Major poultry producers Jamaica Broilers and Caribbean Broilers have cautioned the Holness administration against the proposed suspension of the Common External Tariff (CET), as well as stamp duties on imported leg quarters.
That action, it is feared, might open the floodgates to importers with incalculable consequences for large and small players.
Pearnel Charles Jr, weeks into the job as agriculture minister, has been accused of misunderstanding the workings of the industry that churns out Jamaica’s most affordable and popular source of meat protein.
The minister said that temporarily freezing the tariff would slash the price of leg quarters by more than half – from $360 per pound to $160 per pound – making chicken meat more affordable for Jamaicans whose incomes have been eroded by point-to-point inflation of 7.3 per cent.
The alleged breach occurred under the Simpson Miller administration.
Charles lamented the soaring prices, remarking that chicken back – which has traditionally been much cheaper than premium parts – was almost neck and neck at cashier tills.
But Dr Keith Amiel, corporate affairs manager at Caribbean Broilers Group, rebuked Charles for making a “statement in ignorance” and accused him of “a lack of complete understanding of how the poultry industry functions; a lack of understanding of the billions of dollars that have gone into it”.
Amiel said that tinkering with the tariff regime would threaten an industry that supplies 85 per cent of meat consumption and which provided 30,000 jobs.
“I really recommend that he ask his technical people to inform him as to how the poultry industry is structured and to ask for tours of different categories of poultry operations, so he can see for himself before talking out of turn in public,” Amiel told The Gleaner on Tuesday.
President and CEO of the Jamaica Broilers Group, Christopher Levy, while voicing concerns about the statement, read more into the agriculture minister’s maiden address to Parliament.
He said that Charles had, in fact, pointed to the impact of inflation on food prices, as well as food security.
“He spoke about the packaging, cost of fuel, the broad things that are driving the cost of food. I think it has to be taken in that context. As to the argument about evaluating the removal of duties on leg quarters, I think that would be the absolute wrong long-term decision for the nation,” Levy told The Gleaner.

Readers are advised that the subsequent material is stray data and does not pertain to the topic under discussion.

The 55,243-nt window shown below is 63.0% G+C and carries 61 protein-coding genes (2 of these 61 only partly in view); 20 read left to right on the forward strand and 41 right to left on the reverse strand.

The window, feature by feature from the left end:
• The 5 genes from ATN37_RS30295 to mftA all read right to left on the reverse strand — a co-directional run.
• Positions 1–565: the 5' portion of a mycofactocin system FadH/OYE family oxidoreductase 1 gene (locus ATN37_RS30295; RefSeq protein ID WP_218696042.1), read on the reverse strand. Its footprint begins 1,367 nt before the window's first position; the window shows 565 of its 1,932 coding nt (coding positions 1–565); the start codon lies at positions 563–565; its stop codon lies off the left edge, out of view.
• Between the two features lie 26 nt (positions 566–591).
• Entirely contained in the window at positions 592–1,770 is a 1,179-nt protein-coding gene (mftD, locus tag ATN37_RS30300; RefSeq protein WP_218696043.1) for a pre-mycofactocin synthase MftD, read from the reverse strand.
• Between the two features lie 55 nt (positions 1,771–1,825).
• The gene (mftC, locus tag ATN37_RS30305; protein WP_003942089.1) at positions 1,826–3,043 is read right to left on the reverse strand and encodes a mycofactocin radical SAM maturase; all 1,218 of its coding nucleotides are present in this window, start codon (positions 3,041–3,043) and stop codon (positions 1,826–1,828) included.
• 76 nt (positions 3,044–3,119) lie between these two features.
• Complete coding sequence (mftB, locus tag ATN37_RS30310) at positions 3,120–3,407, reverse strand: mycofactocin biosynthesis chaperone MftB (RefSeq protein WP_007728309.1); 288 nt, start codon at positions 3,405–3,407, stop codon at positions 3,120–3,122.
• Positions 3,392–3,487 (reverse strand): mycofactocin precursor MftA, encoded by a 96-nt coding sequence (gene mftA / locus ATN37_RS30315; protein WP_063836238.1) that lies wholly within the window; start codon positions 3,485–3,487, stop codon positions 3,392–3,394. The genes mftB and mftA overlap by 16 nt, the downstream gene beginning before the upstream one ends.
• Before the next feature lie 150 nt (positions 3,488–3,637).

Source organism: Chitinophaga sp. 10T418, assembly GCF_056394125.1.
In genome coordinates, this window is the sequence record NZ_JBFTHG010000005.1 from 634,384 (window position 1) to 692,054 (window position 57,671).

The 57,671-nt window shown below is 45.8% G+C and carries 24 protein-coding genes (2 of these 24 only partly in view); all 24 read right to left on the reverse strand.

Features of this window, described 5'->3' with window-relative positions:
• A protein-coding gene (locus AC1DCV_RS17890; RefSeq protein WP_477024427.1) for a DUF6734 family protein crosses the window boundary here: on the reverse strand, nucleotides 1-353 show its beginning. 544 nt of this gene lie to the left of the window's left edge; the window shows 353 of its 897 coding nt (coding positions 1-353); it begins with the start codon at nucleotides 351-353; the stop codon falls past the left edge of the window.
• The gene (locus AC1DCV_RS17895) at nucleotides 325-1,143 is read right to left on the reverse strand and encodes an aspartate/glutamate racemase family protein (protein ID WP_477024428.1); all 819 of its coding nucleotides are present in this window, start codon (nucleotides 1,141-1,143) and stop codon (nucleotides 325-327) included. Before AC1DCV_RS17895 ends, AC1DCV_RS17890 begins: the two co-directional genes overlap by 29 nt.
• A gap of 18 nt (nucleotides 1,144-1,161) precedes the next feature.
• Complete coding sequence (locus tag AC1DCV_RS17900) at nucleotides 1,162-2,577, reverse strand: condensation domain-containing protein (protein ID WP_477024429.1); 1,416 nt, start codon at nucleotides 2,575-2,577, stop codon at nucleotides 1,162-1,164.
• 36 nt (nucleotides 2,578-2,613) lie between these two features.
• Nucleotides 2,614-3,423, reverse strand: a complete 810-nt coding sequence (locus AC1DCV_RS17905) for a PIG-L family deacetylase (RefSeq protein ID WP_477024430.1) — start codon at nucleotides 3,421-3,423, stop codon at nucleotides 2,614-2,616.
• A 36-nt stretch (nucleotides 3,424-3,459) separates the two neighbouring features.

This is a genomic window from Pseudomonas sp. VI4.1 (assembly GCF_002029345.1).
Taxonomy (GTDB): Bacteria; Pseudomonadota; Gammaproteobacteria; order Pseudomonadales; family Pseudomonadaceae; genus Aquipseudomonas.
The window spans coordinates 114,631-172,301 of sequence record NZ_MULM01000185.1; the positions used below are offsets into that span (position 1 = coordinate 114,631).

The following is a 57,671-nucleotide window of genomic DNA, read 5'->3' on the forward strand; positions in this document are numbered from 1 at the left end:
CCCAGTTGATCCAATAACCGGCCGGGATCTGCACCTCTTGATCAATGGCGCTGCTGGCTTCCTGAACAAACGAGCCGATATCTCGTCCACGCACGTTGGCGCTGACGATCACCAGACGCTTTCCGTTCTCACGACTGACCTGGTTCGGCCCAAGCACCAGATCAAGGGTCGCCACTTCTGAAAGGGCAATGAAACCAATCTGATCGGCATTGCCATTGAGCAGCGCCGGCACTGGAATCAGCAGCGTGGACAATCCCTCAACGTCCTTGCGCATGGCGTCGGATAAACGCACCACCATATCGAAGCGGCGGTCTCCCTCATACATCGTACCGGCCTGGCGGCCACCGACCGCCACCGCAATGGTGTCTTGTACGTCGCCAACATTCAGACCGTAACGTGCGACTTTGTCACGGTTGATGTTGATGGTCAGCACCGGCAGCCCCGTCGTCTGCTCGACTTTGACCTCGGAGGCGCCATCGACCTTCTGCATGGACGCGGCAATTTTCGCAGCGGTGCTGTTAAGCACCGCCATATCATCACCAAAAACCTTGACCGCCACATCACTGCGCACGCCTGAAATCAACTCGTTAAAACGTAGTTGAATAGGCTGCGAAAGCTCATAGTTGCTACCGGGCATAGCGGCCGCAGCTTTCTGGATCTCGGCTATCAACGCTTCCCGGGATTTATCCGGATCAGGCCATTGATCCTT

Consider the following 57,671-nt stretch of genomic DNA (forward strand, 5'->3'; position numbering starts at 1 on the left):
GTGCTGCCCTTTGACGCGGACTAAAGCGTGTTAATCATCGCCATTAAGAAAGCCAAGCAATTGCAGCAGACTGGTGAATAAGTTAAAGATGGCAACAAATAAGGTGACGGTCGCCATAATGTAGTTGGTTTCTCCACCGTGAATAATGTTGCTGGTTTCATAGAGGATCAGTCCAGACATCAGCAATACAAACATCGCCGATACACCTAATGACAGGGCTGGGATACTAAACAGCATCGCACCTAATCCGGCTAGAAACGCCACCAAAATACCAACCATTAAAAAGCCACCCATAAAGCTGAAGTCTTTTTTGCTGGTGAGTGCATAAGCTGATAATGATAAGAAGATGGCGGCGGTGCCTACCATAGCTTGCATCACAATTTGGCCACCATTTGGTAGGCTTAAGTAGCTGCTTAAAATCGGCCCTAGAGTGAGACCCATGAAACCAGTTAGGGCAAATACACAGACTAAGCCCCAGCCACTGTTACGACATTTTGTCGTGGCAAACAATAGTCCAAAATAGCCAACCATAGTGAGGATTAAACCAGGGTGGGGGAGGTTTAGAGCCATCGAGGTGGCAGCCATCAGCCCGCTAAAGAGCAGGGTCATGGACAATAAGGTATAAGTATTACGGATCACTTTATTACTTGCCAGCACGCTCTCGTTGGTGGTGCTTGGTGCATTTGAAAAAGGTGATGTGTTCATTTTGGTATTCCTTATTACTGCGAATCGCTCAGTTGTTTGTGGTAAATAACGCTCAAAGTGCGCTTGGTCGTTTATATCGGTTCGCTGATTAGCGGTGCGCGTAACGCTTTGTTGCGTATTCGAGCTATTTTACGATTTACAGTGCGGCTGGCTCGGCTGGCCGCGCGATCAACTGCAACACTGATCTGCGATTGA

Any prolonged removal of the tariff structure, said Levy, could damage the local industry.
“With the stroke of a pen, you are talking about its destruction. So I do feel that sort of rhetoric is dangerous because now people are going to start thinking, ‘Do I invest in this industry further?’ The small farmers are going to look and think, ‘This man is going to mash up me business’ and you have a situation where your international and financial partners are going to say, ‘What’s happening here?’” he added.
Opposition Spokesman on Finance Julian Robinson questioned the impact of the revenue fallout on government coffers, as well as the measures that would be put in place to ensure transparency of the importation process.
But opposition lawmaker Anthony Hylton, a former minister of industry, investment and commerce, warned that the suspension of the CET could not be activated unilaterally but would have to be ratified by CARICOM and would require some time for implementation.
Charles, however, emphasised that the measure would be temporary - “until the local market recalibrates to normal levels where supply matches demand”.
He disclosed that the ministry has set aside $50 million, to be channelled through the Rural Agricultural Development Authority, in assistance for farmers for the purchase of feed, chicks, and medication for livestock.
“The reality is that what is being asked of me in specifics, I cannot give you a timeline,” he said of the tariff suspension.